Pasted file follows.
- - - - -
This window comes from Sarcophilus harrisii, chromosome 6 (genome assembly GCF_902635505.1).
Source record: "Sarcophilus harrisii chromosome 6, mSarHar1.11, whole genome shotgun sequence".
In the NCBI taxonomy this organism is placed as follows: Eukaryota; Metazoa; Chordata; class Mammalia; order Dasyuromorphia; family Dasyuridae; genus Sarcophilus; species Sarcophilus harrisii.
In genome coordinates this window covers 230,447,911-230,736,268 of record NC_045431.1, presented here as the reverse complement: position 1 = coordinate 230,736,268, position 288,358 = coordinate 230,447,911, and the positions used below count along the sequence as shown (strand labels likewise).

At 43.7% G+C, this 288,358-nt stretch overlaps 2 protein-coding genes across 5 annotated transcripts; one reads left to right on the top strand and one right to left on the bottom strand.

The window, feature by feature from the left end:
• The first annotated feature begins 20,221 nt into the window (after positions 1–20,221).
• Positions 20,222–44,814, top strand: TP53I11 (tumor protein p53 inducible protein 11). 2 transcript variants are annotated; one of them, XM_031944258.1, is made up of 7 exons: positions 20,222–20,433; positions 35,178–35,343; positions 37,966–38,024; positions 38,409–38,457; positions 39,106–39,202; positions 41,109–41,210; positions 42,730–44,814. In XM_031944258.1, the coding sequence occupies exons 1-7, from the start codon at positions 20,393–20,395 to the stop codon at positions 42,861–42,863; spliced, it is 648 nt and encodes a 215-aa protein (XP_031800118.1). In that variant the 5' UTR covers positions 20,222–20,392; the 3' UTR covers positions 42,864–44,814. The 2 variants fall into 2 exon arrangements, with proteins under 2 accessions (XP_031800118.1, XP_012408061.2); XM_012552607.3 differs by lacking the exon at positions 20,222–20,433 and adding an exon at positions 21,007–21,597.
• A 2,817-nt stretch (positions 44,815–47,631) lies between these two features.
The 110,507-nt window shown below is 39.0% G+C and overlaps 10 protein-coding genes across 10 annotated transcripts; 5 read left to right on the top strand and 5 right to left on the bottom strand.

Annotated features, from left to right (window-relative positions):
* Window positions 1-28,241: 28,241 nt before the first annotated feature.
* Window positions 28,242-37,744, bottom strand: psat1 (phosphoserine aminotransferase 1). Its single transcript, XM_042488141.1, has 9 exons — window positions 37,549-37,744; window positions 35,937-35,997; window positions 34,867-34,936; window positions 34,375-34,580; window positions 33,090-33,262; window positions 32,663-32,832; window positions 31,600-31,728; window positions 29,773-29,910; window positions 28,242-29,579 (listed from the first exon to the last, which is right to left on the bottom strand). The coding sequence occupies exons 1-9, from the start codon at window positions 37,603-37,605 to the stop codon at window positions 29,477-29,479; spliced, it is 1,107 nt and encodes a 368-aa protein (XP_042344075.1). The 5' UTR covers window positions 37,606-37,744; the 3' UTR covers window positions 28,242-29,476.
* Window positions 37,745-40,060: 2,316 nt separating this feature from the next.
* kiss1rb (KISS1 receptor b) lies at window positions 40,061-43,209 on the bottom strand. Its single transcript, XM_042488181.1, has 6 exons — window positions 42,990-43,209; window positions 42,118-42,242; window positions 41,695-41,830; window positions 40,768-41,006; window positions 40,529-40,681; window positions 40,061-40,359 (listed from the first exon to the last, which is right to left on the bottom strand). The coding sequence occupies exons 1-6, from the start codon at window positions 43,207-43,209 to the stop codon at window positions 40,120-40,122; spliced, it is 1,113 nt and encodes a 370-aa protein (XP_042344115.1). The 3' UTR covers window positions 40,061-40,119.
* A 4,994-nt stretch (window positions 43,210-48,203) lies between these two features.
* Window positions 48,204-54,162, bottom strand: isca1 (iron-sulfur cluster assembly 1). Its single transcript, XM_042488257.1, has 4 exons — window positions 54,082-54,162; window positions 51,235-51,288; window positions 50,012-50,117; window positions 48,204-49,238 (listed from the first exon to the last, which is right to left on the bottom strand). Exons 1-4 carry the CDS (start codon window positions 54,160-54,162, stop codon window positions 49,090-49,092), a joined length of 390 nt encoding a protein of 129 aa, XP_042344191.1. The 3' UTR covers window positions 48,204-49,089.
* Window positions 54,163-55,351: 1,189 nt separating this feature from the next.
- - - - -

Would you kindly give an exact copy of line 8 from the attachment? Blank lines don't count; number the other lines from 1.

• Positions 20,222–44,814, top strand: TP53I11 (tumor protein p53 inducible protein 11). 2 transcript variants are annotated; one of them, XM_031944258.1, is made up of 7 exons: positions 20,222–20,433; positions 35,178–35,343; positions 37,966–38,024; positions 38,409–38,457; positions 39,106–39,202; positions 41,109–41,210; positions 42,730–44,814. In XM_031944258.1, the coding sequence occupies exons 1-7, from the start codon at positions 20,393–20,395 to the stop codon at positions 42,861–42,863; spliced, it is 648 nt and encodes a 215-aa protein (XP_031800118.1). In that variant the 5' UTR covers positions 20,222–20,392; the 3' UTR covers positions 42,864–44,814. The 2 variants fall into 2 exon arrangements, with proteins under 2 accessions (XP_031800118.1, XP_012408061.2); XM_012552607.3 differs by lacking the exon at positions 20,222–20,433 and adding an exon at positions 21,007–21,597.